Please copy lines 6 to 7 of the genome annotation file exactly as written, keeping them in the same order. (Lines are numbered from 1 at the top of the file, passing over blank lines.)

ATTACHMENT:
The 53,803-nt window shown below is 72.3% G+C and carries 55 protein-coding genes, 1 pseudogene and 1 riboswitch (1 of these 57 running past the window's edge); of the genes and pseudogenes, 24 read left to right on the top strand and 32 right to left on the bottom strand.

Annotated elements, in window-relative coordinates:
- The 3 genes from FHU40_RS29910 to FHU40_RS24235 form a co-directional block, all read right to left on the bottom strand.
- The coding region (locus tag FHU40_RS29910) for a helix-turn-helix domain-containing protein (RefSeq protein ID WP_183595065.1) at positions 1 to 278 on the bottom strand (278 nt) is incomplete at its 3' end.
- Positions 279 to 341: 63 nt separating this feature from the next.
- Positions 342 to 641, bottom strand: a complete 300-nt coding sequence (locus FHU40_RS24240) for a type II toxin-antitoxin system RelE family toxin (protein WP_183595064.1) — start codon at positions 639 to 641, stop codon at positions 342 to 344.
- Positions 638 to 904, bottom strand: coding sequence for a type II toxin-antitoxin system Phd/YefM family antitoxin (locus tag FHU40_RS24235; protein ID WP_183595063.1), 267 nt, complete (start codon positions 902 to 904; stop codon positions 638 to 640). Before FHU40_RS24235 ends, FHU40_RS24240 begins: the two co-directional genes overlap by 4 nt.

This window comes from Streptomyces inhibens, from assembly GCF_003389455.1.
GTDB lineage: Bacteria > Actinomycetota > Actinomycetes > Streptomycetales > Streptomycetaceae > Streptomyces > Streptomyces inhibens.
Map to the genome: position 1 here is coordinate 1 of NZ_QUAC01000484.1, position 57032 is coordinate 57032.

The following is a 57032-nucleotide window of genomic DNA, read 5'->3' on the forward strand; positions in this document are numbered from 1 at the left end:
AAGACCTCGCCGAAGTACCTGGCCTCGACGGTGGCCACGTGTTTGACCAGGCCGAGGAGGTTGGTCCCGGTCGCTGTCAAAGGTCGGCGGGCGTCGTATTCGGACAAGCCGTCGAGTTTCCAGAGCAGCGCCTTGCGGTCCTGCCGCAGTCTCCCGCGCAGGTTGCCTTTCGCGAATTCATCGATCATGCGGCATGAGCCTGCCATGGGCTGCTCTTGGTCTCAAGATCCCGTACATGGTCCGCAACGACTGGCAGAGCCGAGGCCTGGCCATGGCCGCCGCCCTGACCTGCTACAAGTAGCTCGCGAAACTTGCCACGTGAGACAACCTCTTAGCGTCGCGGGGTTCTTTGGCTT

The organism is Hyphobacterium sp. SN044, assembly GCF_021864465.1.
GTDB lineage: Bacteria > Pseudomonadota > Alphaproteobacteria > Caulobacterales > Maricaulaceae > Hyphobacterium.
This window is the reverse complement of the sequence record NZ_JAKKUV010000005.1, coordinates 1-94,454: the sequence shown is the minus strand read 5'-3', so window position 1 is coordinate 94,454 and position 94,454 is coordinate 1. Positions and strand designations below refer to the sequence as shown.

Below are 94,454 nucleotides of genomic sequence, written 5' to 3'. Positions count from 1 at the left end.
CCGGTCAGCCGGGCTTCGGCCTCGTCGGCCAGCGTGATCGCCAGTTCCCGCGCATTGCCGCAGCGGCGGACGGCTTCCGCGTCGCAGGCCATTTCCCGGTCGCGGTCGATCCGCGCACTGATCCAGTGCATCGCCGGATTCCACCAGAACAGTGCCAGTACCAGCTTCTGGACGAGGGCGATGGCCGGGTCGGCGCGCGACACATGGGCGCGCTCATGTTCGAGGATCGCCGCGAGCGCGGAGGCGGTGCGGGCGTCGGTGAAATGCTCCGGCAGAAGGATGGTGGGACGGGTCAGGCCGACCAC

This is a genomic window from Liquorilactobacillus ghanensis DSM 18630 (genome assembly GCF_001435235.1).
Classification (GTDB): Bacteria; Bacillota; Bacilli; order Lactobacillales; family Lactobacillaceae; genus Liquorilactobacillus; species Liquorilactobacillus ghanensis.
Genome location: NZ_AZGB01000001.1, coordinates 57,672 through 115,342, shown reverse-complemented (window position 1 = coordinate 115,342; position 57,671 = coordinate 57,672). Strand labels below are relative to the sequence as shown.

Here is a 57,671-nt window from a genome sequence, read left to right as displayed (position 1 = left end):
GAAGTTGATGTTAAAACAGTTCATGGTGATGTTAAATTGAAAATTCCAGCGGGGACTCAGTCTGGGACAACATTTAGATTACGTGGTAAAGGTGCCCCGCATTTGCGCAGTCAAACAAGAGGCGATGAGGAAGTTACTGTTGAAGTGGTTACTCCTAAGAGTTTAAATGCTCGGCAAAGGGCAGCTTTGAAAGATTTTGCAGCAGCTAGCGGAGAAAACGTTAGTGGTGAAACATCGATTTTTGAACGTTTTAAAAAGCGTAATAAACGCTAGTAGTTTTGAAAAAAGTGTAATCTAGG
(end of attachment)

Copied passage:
- Positions 342 to 641, bottom strand: a complete 300-nt coding sequence (locus FHU40_RS24240) for a type II toxin-antitoxin system RelE family toxin (protein WP_183595064.1) — start codon at positions 639 to 641, stop codon at positions 342 to 344.
- Positions 638 to 904, bottom strand: coding sequence for a type II toxin-antitoxin system Phd/YefM family antitoxin (locus tag FHU40_RS24235; protein ID WP_183595063.1), 267 nt, complete (start codon positions 902 to 904; stop codon positions 638 to 640). Before FHU40_RS24235 ends, FHU40_RS24240 begins: the two co-directional genes overlap by 4 nt.